Amsterdam, the Netherlands. The museums are full of masterpieces by Rembrandt, Vermeer and Van Gogh; charming buildings line the historic canals and city squares, and cozy cafes are everywhere. Cruises from Amsterdam venture down the Rhine, Main and Danube Rivers, some as far as Budapest. During the height of tulip season, round-trip cruises from Amsterdam focus on the region’s gorgeous tulip fields.
Budapest, Hungary. Buda, on the west bank of the Danube, and Pest, on the east, were separate cities until 1873. Pest’s tree-lined avenues include Andrássy út, a world heritage site that begins at Heroes’ Square. The Castle District of Buda is full of medieval and baroque architecture, including Buda Castle, first occupied in 1265. Week-long cruises of the Danube and 14-day cruises of the Danube, Main and Rhine sail from Budapest.
Paris, France. There’s so much to see, including the graceful Eiffel Tower, the Latin Quarter, Sacre-Coeur, Notre Dame, Place de la Bastille and the Arc de Triomphe. After sightseeing, treat yourself at a café and watch fashionable Parisians go by; or visit the Louvre, the world’s most-visited art museum. Paris is part of a variety of itineraries that sail along the Seine and the Rhone.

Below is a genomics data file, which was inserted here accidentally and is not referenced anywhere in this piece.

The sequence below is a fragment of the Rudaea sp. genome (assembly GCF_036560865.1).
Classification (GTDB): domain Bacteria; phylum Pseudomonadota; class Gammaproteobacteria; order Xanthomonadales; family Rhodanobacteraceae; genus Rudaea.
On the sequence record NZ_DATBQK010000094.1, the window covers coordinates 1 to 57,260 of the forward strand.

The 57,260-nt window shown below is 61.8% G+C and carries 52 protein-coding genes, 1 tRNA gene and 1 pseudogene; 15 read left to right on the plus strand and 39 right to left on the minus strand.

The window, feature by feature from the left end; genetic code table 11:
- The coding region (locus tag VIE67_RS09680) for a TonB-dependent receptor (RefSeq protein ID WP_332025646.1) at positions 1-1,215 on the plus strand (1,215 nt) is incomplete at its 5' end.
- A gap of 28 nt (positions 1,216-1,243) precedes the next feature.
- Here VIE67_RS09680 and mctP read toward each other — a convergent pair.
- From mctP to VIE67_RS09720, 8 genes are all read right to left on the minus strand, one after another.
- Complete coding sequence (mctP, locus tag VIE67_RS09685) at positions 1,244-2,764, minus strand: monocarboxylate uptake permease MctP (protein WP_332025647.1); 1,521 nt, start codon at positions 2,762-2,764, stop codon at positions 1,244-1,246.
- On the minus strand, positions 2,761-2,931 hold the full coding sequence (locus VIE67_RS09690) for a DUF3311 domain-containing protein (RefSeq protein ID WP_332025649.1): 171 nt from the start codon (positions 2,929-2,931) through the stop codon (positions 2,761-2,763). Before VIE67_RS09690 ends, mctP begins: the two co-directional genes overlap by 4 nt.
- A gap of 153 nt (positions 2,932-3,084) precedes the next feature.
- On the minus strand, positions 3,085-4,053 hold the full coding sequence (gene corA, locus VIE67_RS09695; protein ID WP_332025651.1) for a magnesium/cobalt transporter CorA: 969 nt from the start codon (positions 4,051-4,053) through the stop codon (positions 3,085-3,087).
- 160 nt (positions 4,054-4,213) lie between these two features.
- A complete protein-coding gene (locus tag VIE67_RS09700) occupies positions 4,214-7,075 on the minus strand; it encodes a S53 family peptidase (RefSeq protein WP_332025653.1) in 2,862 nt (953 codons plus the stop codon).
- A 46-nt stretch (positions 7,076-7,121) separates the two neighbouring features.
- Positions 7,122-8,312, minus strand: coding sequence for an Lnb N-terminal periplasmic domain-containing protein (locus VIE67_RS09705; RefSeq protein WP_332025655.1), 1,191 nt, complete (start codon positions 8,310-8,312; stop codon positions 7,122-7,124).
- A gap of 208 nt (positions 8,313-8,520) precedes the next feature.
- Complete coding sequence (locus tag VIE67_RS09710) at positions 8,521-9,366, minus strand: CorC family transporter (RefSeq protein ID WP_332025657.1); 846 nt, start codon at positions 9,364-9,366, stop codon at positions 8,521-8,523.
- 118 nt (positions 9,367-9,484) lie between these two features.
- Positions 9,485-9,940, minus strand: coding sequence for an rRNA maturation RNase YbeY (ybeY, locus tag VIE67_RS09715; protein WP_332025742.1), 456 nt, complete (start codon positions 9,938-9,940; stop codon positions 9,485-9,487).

Basel, Switzerland. Positioned where the Rhine borders Switzerland, France and Germany, Basel is a crossroads of Europe. Its historical importance is evidenced castles, the remains of a Roman colony, and the Basel Münster, a Catholic cathedral turned Protestant church. Additional sights include the richly decorated Rathaus (city hall) and the Spalentor, the gateway to Old Town Basel.
Nuremberg, Germany. Nuremburg castle towers over the city, much of which was rebuilt after bombing during World War II. Nazi Party rally grounds from the 1930s are now a memorial, with a museum in the unfinished Congress Hall. Nuremberg’s toymaking tradition is celebrated at the Nuremberg Toy Museum, which has toys dating from the Middle Ages. The city is included on many itineraries along the Main and Danube.